When I first started designing algorithms to trade stocks, I was fascinated with all things related to artifical intelligence and truly believed that this was the way forward in developing an 'all seeing' formula for success.
My early attempts at algo-trading were notable for the complexity of the models I built and, in due course, the realisation that I was merely adjusting variables and parameters in order to 'fit' my model more closely to a back-tested curve. It was only after reading Ernie Chan's great book Quantitative Trading did I realise that it is more important to work on simplifying one's model that trying to make it all singing and all dancing. Strangely, the hardest thing about model development is to simplify it. You know you are getting close to a good model when adding one more variable or parameter moves it away from the optimum. I have found through 'gut feel' rather than empirical evidence, that anymore than 4 or 5 variables and the same number of parameters makes a model less than optimal.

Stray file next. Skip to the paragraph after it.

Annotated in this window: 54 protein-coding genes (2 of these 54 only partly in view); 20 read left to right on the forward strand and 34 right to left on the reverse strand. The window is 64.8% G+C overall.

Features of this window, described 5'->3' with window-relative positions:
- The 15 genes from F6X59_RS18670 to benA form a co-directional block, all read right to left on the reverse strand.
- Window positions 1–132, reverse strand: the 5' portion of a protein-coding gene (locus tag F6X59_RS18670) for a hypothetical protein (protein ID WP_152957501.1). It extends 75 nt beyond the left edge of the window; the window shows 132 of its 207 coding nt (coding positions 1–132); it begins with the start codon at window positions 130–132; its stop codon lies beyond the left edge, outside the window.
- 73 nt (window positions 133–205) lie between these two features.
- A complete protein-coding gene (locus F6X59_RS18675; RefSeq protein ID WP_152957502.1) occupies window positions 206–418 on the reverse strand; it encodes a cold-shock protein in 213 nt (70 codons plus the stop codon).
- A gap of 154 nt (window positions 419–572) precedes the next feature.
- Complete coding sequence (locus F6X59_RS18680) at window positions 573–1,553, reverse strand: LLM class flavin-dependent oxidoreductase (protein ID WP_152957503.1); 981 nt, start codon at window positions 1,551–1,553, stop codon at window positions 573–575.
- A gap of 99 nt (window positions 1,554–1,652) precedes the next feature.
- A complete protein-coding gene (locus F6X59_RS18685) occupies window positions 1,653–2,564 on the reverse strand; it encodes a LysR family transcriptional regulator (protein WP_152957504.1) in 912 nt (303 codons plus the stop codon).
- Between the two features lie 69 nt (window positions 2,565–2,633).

A simple model will allow it to work in more varied market environments, with more resilience and for a longer time. When you are reading about the complexity of the Wall Street quant models, always remember that simplicity is the friend of the amateur.